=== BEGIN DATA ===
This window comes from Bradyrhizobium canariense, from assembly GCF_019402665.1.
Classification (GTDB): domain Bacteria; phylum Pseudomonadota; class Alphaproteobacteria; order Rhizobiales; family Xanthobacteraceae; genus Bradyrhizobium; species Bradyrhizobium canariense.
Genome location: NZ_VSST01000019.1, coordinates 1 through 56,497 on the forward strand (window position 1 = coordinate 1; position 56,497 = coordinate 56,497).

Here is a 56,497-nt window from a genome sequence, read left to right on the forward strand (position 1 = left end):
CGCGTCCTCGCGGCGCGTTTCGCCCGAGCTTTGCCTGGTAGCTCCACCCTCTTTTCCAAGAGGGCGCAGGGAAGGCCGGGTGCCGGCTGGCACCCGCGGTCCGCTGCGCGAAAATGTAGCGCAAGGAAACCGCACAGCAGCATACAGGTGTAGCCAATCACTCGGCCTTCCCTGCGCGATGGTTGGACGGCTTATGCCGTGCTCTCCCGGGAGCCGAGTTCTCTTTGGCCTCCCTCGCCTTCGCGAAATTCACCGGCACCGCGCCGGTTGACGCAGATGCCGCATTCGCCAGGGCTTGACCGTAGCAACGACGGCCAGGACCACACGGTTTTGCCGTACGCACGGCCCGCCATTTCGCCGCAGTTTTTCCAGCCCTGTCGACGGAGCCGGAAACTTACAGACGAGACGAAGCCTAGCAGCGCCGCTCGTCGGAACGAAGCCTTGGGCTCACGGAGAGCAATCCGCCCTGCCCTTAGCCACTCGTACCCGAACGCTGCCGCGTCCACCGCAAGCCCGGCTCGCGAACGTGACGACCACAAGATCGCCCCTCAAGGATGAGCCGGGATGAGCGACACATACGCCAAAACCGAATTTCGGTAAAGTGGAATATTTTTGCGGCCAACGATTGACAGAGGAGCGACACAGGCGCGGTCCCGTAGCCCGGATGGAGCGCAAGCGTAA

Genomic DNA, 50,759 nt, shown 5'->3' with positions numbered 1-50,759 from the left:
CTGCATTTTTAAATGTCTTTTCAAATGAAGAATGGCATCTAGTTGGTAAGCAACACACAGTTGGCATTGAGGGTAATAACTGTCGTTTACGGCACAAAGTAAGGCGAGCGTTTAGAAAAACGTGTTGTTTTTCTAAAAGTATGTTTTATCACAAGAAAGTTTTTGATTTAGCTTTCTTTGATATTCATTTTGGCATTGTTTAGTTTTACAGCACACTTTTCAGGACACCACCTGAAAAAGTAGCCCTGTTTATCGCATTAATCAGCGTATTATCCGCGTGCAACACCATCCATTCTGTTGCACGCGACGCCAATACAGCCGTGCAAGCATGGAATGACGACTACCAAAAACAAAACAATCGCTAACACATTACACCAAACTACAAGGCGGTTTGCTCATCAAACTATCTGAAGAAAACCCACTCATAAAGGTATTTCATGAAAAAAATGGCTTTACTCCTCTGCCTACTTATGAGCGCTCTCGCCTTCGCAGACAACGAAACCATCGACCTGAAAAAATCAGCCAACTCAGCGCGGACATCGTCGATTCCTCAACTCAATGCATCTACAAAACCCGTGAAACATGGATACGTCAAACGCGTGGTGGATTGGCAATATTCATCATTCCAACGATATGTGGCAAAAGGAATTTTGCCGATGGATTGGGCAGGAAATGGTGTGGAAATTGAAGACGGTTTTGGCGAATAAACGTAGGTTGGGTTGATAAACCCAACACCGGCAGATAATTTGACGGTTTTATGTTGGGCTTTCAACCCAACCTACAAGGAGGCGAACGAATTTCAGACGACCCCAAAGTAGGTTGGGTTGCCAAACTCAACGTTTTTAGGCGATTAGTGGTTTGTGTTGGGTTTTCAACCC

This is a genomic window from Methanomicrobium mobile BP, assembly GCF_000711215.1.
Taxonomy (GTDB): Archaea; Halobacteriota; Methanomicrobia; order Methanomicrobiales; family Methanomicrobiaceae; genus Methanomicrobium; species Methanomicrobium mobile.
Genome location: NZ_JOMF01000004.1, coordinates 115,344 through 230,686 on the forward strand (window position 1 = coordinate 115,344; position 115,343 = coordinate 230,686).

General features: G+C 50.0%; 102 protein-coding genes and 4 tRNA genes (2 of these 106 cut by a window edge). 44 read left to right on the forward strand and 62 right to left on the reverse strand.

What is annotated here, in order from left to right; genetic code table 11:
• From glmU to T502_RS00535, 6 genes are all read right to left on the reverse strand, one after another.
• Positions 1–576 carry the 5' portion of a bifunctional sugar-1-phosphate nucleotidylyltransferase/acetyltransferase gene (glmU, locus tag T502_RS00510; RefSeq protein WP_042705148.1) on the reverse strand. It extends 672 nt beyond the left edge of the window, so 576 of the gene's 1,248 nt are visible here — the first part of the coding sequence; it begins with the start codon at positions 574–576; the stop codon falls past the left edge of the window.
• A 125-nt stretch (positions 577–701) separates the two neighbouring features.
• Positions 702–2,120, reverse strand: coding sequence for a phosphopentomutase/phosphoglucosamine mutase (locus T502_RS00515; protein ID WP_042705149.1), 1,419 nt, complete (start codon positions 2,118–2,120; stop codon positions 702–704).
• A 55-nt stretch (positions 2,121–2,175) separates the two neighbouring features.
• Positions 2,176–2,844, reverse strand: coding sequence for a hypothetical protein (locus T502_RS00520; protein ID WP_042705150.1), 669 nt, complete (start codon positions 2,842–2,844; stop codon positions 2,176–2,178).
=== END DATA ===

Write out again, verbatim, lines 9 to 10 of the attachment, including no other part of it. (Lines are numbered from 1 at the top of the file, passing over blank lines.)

Taxonomy (GTDB): Archaea; Halobacteriota; Methanomicrobia; order Methanomicrobiales; family Methanomicrobiaceae; genus Methanomicrobium; species Methanomicrobium mobile.
Genome location: NZ_JOMF01000004.1, coordinates 115,344 through 230,686 on the forward strand (window position 1 = coordinate 115,344; position 115,343 = coordinate 230,686).